Is there a standard procedure to 'unit test' an Ubuntu system against the deb packages?

Assume, a system has ubuntu-desktop installed according to the package manager. Can I find out, whether the file system has all the files in ubuntu-desktop and dependencies?

related question: Find packages with corrupted files

1 Answer 1


For the most part, deb packages come with a md5 file containing signatures of all files in the package. These files are located at /var/lib/dpkg/info/$pkg.md5sums.

To simplify the periodic check of all installed packages, the debsums package can be of help. Install it, clean the cache with:

sudo apt-get clean

then run sudo debsums_init to generate md5 sums for packages that do not provide them (the packages are downloaded to generate such sums).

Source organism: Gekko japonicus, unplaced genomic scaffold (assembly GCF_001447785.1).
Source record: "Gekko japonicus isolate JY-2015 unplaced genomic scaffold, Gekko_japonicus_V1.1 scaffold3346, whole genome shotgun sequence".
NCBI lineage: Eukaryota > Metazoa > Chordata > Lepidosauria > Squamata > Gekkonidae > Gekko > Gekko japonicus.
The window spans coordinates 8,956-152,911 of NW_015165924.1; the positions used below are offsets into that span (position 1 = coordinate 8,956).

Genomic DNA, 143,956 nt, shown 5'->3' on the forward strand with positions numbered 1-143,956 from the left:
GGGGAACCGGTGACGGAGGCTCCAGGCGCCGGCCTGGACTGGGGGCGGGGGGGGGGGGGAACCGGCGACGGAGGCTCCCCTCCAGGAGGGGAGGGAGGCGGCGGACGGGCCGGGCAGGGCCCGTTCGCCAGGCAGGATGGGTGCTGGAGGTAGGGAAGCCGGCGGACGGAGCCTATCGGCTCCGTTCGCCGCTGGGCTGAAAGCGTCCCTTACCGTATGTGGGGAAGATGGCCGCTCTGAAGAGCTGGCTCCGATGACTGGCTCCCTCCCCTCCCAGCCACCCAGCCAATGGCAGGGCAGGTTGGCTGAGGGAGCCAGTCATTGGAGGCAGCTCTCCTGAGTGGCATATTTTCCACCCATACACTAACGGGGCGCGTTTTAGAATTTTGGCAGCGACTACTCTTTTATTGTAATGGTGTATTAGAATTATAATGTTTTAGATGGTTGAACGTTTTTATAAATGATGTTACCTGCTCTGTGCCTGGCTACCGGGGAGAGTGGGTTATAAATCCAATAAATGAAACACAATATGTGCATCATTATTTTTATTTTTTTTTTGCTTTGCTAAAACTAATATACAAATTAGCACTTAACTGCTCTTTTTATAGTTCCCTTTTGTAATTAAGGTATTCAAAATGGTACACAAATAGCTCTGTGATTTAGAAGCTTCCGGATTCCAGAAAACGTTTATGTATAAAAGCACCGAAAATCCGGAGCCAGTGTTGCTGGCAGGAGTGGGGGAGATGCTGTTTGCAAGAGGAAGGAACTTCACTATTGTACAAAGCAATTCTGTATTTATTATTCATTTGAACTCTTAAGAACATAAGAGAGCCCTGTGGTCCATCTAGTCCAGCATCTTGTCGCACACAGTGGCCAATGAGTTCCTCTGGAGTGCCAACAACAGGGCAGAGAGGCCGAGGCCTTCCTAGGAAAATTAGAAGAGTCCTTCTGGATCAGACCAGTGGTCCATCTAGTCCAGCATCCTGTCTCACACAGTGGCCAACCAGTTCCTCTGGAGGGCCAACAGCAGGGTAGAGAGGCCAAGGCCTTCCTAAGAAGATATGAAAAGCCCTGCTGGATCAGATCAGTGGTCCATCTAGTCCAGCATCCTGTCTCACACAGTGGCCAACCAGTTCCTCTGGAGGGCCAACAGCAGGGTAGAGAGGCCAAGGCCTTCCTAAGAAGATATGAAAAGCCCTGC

Next, edit the file /etc/default/debsums and set CRON_CHECK=weekly to configure a cron weekly job for the check of debsums.

You can run the check manually with the command:

sudo debsums -cs

Regarding the integrity of the dependencies, I suppose that the command:

sudo apt-get -f install

should signal and try to resolve any problem it finds relative to installed packages, but the Debian/Ubuntu package management system is a very complex object, and could be very difficult to find and resolve its problems.

  • 1
    If sudo debsums -cs says nothing, does it mean that everything alright ?
    – R S
    Dec 4, 2018 at 5:48
  • sudo apt-get -f install gives "post-installation script subprocess returned error" about. "[some file] not found". What to do? Feb 13, 2019 at 8:23
  • if there is an error, reinstall the package: dpkg --search /some/fqpn/some.file; apt-get --reinstall install package;
    – rjt
    Jul 26, 2019 at 0:10

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